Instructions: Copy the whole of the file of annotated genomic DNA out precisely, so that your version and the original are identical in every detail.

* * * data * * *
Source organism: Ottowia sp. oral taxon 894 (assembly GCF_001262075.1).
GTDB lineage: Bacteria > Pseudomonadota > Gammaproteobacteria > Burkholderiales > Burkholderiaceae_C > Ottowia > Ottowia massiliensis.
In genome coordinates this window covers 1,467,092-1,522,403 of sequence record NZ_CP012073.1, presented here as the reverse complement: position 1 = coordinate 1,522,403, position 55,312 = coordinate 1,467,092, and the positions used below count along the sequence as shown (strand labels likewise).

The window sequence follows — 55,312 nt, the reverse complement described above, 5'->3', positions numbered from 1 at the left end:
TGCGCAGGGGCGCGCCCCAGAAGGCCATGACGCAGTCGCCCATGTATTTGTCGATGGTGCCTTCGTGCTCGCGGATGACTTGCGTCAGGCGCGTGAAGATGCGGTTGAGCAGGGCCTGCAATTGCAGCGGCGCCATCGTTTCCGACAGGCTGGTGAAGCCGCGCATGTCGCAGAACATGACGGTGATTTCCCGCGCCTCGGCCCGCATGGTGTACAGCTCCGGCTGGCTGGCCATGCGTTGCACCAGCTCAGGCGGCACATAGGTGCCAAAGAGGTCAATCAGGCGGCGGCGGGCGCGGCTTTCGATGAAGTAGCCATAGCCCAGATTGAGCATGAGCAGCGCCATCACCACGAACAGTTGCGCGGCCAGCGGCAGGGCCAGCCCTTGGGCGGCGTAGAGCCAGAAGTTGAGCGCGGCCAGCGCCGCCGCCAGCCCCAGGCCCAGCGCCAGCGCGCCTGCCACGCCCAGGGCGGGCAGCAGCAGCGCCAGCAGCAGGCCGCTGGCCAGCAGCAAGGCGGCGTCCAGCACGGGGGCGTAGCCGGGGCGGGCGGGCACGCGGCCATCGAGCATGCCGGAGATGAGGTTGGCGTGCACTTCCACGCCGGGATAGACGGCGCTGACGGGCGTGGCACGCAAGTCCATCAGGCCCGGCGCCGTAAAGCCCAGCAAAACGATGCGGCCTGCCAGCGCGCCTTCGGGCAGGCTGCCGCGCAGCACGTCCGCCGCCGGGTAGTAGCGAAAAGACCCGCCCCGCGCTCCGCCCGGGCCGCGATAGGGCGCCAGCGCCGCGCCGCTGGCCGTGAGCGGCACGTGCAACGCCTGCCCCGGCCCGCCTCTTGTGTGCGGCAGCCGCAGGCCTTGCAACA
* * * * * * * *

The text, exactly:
Source organism: Ottowia sp. oral taxon 894 (assembly GCF_001262075.1).
GTDB lineage: Bacteria > Pseudomonadota > Gammaproteobacteria > Burkholderiales > Burkholderiaceae_C > Ottowia > Ottowia massiliensis.
In genome coordinates this window covers 1,467,092-1,522,403 of sequence record NZ_CP012073.1, presented here as the reverse complement: position 1 = coordinate 1,522,403, position 55,312 = coordinate 1,467,092, and the positions used below count along the sequence as shown (strand labels likewise).

The window sequence follows — 55,312 nt, the reverse complement described above, 5'->3', positions numbered from 1 at the left end:
TGCGCAGGGGCGCGCCCCAGAAGGCCATGACGCAGTCGCCCATGTATTTGTCGATGGTGCCTTCGTGCTCGCGGATGACTTGCGTCAGGCGCGTGAAGATGCGGTTGAGCAGGGCCTGCAATTGCAGCGGCGCCATCGTTTCCGACAGGCTGGTGAAGCCGCGCATGTCGCAGAACATGACGGTGATTTCCCGCGCCTCGGCCCGCATGGTGTACAGCTCCGGCTGGCTGGCCATGCGTTGCACCAGCTCAGGCGGCACATAGGTGCCAAAGAGGTCAATCAGGCGGCGGCGGGCGCGGCTTTCGATGAAGTAGCCATAGCCCAGATTGAGCATGAGCAGCGCCATCACCACGAACAGTTGCGCGGCCAGCGGCAGGGCCAGCCCTTGGGCGGCGTAGAGCCAGAAGTTGAGCGCGGCCAGCGCCGCCGCCAGCCCCAGGCCCAGCGCCAGCGCGCCTGCCACGCCCAGGGCGGGCAGCAGCAGCGCCAGCAGCAGGCCGCTGGCCAGCAGCAAGGCGGCGTCCAGCACGGGGGCGTAGCCGGGGCGGGCGGGCACGCGGCCATCGAGCATGCCGGAGATGAGGTTGGCGTGCACTTCCACGCCGGGATAGACGGCGCTGACGGGCGTGGCACGCAAGTCCATCAGGCCCGGCGCCGTAAAGCCCAGCAAAACGATGCGGCCTGCCAGCGCGCCTTCGGGCAGGCTGCCGCGCAGCACGTCCGCCGCCGGGTAGTAGCGAAAAGACCCGCCCCGCGCTCCGCCCGGGCCGCGATAGGGCGCCAGCGCCGCGCCGCTGGCCGTGAGCGGCACGTGCAACGCCTGCCCCGGCCCGCCTCTTGTGTGCGGCAGCCGCAGGCCTTGCAACA